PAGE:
(Then Write the Screenplay...)
Book yourself an appointment with an EXEC from a studio. This will require the powers of persuasion, subtle harassment, luck, or a gun. Okay, maybe not the latter, but definitely a combination of the other three.
When the time comes, introduce yourself with a smile. Have a firm handshake. Project confidence. Then, ironing the tremor from your voice, hit the EXEC with … THE PITCH. This’ll be your concept summed up in a line or two. Make it sharp, snazzy, and engaging. These people have any number of hopefuls trying to sell them something, so this one sentence you’re hanging your livelihood on better stand out – and better make you stand out.
If it doesn’t, thank them courteously for their time, stride from their office, and catch a bus to the nearest unemployment line (if you weren’t already in it, being a writer and all). But if it does hook them, if it does enflame their imagination, the EXEC might invite you to write them a SYNOPSIS. This would be about five hundred words summing up your idea in a nutshell.
Should that go well, you may be invited to write a TREATMENT, which could be anywhere between five and fifty pages long. This, essentially, is a hybrid between short story and an outline, albeit written in present tense. Here you’ll introduce CHARACTERS, detail your PLOT, SUBPLOTS, and any other THEMES you may be aiming to explore.
Hopefully, you’ll be paid to write for your time, although it’s not guaranteed. You may be required to write ON SPEC. This means you’re working for nothing. Oh, yeah, they might pay you later, maybe on the provision of taking your project into PRODUCTION, but for now you won’t see a cent. Such is the life of many-a-writer.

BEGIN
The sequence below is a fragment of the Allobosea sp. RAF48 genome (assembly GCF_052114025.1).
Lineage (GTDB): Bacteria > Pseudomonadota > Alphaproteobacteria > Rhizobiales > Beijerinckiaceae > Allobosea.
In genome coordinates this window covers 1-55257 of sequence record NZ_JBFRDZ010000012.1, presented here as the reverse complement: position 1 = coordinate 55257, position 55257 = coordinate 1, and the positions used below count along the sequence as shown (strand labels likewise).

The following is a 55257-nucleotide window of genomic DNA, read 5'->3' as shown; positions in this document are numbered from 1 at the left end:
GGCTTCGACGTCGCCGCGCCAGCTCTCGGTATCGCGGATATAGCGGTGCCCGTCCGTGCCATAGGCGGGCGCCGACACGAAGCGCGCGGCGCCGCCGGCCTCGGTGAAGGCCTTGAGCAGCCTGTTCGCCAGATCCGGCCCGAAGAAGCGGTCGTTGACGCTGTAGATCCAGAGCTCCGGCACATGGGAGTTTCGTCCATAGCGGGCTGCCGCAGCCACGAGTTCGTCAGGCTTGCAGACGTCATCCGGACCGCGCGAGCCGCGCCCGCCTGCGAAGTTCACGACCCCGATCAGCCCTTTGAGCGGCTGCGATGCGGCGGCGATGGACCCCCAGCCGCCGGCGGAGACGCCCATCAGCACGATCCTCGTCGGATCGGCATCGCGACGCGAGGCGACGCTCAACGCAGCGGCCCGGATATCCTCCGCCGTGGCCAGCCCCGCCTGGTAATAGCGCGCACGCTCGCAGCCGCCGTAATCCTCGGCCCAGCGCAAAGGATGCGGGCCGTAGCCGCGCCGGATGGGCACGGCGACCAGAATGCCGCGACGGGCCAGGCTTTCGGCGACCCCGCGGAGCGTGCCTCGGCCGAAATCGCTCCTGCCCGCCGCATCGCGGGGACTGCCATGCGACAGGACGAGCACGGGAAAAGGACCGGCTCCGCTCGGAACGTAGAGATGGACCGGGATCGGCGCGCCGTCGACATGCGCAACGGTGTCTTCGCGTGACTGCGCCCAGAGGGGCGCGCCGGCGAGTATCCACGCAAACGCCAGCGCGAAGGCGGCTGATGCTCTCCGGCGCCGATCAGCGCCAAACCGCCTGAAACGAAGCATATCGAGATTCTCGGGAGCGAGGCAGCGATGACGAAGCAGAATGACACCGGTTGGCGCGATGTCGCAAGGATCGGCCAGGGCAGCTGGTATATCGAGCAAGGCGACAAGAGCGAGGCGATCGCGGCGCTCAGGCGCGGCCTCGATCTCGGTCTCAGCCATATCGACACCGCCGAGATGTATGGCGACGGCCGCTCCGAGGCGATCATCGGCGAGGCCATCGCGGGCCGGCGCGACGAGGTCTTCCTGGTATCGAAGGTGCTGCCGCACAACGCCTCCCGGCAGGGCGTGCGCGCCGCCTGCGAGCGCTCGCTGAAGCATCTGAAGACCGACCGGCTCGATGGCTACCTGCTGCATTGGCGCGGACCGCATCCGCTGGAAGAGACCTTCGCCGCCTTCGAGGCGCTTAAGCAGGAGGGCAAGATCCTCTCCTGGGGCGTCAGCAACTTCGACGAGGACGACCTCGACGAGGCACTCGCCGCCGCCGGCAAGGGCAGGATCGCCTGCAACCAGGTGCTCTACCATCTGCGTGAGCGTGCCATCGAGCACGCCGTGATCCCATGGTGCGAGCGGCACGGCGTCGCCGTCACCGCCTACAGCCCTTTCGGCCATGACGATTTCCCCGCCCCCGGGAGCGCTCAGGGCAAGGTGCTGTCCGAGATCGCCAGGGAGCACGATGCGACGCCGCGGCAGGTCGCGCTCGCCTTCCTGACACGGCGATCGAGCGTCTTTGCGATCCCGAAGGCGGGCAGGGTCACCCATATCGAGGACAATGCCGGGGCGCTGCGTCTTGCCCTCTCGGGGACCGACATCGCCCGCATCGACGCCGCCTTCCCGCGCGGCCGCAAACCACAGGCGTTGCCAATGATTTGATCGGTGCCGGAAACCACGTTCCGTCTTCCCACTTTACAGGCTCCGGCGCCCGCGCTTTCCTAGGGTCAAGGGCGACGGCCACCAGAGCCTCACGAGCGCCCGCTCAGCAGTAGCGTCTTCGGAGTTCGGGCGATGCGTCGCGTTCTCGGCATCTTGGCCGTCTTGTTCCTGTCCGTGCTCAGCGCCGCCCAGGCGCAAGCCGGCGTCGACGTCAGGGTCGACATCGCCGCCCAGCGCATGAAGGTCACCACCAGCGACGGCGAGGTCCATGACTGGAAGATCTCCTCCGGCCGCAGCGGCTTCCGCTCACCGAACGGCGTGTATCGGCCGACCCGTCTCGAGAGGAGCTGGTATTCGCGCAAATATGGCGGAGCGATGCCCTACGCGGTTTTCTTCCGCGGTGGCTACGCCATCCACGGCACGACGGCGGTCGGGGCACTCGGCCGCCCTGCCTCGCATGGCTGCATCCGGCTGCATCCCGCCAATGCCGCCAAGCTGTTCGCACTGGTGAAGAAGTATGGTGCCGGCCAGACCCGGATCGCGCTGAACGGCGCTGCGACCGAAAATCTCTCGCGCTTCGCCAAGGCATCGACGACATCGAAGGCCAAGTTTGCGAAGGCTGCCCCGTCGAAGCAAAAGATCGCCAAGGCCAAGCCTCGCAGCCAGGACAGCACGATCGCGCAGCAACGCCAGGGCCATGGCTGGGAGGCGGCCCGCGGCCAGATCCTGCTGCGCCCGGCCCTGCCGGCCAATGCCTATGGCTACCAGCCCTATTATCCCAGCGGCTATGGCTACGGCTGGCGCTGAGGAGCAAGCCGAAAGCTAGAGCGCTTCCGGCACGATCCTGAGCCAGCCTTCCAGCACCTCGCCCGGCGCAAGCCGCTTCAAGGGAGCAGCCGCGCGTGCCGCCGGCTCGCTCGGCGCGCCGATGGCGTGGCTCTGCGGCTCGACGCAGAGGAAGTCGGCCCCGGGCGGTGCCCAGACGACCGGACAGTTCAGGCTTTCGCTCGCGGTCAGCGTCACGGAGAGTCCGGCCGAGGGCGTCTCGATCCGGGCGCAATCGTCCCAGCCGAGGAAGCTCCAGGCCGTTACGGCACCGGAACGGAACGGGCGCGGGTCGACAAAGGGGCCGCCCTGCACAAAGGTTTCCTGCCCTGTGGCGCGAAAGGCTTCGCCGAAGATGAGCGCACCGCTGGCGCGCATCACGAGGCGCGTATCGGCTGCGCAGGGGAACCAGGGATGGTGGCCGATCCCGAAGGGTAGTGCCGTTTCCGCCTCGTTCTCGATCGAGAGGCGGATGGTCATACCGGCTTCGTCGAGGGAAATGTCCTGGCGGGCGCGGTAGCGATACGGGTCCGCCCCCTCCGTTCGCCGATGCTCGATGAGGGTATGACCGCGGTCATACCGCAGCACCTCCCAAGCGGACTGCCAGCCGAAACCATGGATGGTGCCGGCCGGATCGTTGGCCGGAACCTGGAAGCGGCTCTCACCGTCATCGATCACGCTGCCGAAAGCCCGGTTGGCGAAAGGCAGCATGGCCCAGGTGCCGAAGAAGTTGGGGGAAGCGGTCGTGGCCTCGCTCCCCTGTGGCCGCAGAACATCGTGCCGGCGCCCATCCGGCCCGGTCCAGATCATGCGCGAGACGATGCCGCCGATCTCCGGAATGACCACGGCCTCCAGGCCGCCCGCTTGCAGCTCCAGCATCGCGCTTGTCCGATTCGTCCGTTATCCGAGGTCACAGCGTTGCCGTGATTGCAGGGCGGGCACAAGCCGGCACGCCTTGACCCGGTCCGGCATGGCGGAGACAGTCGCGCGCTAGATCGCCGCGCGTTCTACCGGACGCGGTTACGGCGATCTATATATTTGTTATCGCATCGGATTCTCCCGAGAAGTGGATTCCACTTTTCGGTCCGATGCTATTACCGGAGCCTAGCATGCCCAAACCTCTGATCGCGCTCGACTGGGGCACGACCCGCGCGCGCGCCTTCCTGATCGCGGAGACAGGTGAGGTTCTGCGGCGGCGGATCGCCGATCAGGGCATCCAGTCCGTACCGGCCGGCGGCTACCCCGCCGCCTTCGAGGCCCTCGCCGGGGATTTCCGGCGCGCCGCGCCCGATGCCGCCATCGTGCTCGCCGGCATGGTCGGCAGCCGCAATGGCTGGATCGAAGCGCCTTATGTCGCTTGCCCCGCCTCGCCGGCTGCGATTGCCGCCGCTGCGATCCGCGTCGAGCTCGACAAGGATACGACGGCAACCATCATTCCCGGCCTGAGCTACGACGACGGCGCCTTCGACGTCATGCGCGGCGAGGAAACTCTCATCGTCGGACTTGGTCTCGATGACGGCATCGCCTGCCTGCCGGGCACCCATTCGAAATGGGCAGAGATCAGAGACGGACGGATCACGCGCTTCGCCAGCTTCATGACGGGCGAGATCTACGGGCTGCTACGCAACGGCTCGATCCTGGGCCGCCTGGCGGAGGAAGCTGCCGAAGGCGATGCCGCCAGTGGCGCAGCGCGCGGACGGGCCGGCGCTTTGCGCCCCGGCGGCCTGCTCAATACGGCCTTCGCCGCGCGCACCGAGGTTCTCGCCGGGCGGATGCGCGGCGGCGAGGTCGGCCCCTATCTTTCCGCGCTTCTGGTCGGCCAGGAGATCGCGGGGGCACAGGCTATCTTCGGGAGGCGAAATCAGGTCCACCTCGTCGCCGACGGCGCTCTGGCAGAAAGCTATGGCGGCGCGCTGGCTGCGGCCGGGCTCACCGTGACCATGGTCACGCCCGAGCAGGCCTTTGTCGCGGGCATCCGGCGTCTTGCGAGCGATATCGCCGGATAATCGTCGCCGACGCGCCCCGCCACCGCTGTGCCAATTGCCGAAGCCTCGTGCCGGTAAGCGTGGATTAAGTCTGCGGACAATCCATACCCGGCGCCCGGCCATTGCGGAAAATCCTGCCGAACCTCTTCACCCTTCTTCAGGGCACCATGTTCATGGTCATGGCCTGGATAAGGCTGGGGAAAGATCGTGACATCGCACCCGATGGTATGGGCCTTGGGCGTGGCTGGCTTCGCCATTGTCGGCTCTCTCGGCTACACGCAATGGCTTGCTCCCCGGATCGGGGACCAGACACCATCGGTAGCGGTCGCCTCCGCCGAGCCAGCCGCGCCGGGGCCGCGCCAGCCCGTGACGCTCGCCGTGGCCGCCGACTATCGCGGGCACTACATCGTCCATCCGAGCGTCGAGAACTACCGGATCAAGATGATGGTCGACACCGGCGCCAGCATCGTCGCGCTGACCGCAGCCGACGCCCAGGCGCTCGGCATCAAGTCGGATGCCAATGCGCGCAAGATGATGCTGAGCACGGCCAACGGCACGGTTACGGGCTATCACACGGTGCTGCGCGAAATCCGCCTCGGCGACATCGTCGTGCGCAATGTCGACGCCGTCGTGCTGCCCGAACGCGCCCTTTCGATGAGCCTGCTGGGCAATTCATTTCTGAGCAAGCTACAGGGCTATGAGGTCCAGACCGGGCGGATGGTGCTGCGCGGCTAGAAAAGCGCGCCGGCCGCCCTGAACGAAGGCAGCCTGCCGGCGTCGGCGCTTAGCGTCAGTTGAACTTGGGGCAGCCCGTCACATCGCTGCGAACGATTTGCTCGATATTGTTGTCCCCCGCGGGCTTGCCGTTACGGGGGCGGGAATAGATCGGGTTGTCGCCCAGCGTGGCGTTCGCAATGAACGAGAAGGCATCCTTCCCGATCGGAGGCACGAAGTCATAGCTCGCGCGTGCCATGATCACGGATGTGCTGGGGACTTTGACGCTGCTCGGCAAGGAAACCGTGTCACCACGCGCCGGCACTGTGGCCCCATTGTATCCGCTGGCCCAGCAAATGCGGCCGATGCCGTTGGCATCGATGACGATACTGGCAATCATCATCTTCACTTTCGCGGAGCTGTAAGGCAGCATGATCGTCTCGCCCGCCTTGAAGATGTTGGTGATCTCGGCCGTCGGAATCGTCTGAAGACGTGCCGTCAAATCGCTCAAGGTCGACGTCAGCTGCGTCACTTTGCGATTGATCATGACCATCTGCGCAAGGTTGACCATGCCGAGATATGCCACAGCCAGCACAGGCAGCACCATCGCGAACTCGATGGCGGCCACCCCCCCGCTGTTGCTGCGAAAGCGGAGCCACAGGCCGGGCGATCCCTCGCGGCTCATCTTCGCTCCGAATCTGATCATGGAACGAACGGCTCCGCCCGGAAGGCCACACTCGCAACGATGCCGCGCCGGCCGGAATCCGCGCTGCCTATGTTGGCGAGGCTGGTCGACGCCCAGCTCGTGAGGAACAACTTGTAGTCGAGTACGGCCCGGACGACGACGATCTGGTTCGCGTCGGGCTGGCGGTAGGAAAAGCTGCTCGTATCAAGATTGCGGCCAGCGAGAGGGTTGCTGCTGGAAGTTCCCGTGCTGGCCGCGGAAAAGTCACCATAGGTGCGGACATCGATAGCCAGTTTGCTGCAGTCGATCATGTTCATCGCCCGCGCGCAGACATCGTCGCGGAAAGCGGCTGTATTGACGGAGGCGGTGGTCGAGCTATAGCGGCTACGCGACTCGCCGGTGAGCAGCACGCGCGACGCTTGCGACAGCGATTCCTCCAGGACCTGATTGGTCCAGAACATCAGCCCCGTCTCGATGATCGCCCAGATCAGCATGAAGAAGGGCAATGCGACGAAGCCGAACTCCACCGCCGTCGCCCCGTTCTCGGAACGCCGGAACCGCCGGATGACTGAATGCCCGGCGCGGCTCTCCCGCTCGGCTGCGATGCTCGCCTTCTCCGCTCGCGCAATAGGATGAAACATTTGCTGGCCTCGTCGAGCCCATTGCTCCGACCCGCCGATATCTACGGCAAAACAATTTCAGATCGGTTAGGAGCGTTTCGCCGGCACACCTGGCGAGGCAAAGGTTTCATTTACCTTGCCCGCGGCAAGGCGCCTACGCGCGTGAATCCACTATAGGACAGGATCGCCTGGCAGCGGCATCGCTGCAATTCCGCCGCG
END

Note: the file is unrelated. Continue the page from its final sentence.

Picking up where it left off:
Impress the EXEC with the TREATMENT, and then comes the SCREENPLAY. Ever written one before? It doesn’t matter. Get yourself some SCREENWRITING SOFTWARE, such as Final Draft or Movie Magic or the free CeltX. They’ll take care of all your formatting needs. As the Final Draft catchphrase encourages: Just add words! It really has become that simple.
Then all you need to know are a handful of screenwriting terms, the first of which being FADE IN – used to signify the beginning of our story. TITLE aside (and this may be changed by some STUDIO BEAN-COUNTER who thinks he has a catchier, more marketable name for your masterpiece), FADE IN will be the very first two words you type in your screenplay.
Now, you’re truly underway.
It’s time now to set the scene. Where does your story begin? Is it with three men sitting thoughtfully in their car, driving, when their thoughts are interrupted by a thumping from the boot (Goodfellas)? Or is it with three assassins arriving at a desert train station in the old west (Once Upon a Time in the Old West)? Or maybe it’s up amongst the stars, in space, as a Star Destroyer pursues a rebel ship (Star Wars: A New Hope)? Or maybe it’s with a group of well-dressed criminals having a meal at a diner while one of them talks about the origin of Madonna’s song ‘Like a Virgin’ (Reservoir Dogs)? The canvas is blank for you to begin painting.